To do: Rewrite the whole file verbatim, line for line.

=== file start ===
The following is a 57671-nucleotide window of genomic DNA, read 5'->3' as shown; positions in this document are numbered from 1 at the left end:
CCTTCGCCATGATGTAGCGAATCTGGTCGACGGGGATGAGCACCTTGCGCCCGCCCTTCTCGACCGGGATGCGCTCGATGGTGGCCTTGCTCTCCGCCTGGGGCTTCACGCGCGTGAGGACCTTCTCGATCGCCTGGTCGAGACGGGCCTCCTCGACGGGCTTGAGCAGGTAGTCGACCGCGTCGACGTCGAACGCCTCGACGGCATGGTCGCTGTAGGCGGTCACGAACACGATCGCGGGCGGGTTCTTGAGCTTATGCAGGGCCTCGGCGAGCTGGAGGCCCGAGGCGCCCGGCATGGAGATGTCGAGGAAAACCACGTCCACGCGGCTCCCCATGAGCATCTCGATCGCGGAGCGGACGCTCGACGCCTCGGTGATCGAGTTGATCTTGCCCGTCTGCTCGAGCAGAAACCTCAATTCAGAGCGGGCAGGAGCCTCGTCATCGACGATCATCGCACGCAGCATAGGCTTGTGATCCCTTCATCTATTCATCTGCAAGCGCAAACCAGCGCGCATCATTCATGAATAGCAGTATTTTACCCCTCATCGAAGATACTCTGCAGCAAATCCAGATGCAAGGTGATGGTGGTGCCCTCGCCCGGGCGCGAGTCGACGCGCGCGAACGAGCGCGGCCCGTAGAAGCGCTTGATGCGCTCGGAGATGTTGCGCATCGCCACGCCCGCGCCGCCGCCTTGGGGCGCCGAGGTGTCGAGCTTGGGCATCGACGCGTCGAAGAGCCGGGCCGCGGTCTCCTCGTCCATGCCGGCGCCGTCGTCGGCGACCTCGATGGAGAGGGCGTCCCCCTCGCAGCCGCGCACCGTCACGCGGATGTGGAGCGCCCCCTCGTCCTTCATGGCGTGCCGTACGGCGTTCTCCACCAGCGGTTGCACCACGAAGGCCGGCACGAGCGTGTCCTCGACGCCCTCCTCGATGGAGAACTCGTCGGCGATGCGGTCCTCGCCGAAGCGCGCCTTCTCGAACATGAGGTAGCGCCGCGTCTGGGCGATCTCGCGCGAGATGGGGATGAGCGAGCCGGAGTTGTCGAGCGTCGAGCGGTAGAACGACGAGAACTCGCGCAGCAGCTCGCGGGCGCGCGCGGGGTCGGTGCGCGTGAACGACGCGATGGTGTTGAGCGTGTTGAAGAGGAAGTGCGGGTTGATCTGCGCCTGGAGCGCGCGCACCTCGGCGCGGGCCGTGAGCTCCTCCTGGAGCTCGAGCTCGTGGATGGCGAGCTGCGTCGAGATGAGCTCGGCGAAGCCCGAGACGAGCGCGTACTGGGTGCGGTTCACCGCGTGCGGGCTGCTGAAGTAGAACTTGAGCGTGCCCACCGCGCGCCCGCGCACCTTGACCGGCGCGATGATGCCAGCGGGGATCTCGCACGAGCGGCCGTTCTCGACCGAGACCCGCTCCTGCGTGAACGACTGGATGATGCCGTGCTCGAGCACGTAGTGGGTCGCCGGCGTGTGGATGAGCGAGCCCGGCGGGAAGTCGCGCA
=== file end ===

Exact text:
The following is a 57671-nucleotide window of genomic DNA, read 5'->3' as shown; positions in this document are numbered from 1 at the left end:
CCTTCGCCATGATGTAGCGAATCTGGTCGACGGGGATGAGCACCTTGCGCCCGCCCTTCTCGACCGGGATGCGCTCGATGGTGGCCTTGCTCTCCGCCTGGGGCTTCACGCGCGTGAGGACCTTCTCGATCGCCTGGTCGAGACGGGCCTCCTCGACGGGCTTGAGCAGGTAGTCGACCGCGTCGACGTCGAACGCCTCGACGGCATGGTCGCTGTAGGCGGTCACGAACACGATCGCGGGCGGGTTCTTGAGCTTATGCAGGGCCTCGGCGAGCTGGAGGCCCGAGGCGCCCGGCATGGAGATGTCGAGGAAAACCACGTCCACGCGGCTCCCCATGAGCATCTCGATCGCGGAGCGGACGCTCGACGCCTCGGTGATCGAGTTGATCTTGCCCGTCTGCTCGAGCAGAAACCTCAATTCAGAGCGGGCAGGAGCCTCGTCATCGACGATCATCGCACGCAGCATAGGCTTGTGATCCCTTCATCTATTCATCTGCAAGCGCAAACCAGCGCGCATCATTCATGAATAGCAGTATTTTACCCCTCATCGAAGATACTCTGCAGCAAATCCAGATGCAAGGTGATGGTGGTGCCCTCGCCCGGGCGCGAGTCGACGCGCGCGAACGAGCGCGGCCCGTAGAAGCGCTTGATGCGCTCGGAGATGTTGCGCATCGCCACGCCCGCGCCGCCGCCTTGGGGCGCCGAGGTGTCGAGCTTGGGCATCGACGCGTCGAAGAGCCGGGCCGCGGTCTCCTCGTCCATGCCGGCGCCGTCGTCGGCGACCTCGATGGAGAGGGCGTCCCCCTCGCAGCCGCGCACCGTCACGCGGATGTGGAGCGCCCCCTCGTCCTTCATGGCGTGCCGTACGGCGTTCTCCACCAGCGGTTGCACCACGAAGGCCGGCACGAGCGTGTCCTCGACGCCCTCCTCGATGGAGAACTCGTCGGCGATGCGGTCCTCGCCGAAGCGCGCCTTCTCGAACATGAGGTAGCGCCGCGTCTGGGCGATCTCGCGCGAGATGGGGATGAGCGAGCCGGAGTTGTCGAGCGTCGAGCGGTAGAACGACGAGAACTCGCGCAGCAGCTCGCGGGCGCGCGCGGGGTCGGTGCGCGTGAACGACGCGATGGTGTTGAGCGTGTTGAAGAGGAAGTGCGGGTTGATCTGCGCCTGGAGCGCGCGCACCTCGGCGCGGGCCGTGAGCTCCTCCTGGAGCTCGAGCTCGTGGATGGCGAGCTGCGTCGAGATGAGCTCGGCGAAGCCCGAGACGAGCGCGTACTGGGTGCGGTTCACCGCGTGCGGGCTGCTGAAGTAGAACTTGAGCGTGCCCACCGCGCGCCCGCGCACCTTGACCGGCGCGATGATGCCAGCGGGGATCTCGCACGAGCGGCCGTTCTCGACCGAGACCCGCTCCTGCGTGAACGACTGGATGATGCCGTGCTCGAGCACGTAGTGGGTCGCCGGCGTGTGGATGAGCGAGCCCGGCGGGAAGTCGCGCA